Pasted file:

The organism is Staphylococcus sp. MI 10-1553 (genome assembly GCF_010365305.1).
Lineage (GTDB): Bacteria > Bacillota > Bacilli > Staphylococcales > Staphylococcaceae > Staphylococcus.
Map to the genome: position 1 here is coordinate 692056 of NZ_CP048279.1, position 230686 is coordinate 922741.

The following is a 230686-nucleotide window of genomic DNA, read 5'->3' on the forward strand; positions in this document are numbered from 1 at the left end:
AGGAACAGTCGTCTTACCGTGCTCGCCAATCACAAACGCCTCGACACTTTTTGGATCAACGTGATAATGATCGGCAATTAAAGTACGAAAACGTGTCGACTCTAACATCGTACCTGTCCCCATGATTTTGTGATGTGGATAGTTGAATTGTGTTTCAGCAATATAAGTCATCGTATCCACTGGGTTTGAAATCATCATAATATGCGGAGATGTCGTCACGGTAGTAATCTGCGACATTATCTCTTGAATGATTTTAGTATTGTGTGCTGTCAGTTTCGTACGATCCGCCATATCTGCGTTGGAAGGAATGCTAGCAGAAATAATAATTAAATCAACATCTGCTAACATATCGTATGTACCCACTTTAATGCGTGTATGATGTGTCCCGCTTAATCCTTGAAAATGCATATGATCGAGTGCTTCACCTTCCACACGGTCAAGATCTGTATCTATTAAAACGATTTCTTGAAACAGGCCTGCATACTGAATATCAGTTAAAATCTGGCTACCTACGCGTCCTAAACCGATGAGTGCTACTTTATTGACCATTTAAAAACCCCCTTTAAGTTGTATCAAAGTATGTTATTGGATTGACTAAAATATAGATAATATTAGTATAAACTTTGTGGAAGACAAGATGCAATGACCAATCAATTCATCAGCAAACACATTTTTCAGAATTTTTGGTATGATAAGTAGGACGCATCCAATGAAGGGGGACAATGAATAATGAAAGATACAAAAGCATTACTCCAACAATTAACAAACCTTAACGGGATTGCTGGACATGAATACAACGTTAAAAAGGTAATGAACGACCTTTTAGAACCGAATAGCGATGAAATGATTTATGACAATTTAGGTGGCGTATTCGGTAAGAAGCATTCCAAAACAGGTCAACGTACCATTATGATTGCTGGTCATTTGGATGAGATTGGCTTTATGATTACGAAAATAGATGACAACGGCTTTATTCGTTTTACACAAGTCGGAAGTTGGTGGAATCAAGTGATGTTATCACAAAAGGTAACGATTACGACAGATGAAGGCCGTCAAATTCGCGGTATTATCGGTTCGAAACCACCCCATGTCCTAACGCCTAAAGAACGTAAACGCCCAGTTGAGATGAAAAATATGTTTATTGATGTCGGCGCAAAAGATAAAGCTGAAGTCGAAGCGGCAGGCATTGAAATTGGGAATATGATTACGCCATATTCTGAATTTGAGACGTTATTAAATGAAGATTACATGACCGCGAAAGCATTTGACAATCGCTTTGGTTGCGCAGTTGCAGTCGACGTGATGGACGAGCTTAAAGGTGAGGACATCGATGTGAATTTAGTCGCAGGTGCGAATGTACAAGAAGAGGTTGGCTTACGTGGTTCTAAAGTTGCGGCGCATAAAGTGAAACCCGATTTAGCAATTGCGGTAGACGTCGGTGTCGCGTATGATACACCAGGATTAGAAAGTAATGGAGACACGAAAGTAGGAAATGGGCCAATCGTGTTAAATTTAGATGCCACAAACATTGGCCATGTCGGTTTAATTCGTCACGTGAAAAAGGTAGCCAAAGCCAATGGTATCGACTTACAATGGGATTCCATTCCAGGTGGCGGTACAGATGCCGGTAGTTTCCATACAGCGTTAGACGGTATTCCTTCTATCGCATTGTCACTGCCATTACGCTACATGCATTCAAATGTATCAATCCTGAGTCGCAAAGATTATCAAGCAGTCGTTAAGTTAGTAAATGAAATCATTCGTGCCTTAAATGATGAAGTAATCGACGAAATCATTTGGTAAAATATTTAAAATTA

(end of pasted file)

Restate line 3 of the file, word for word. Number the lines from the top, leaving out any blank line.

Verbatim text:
Map to the genome: position 1 here is coordinate 692056 of NZ_CP048279.1, position 230686 is coordinate 922741.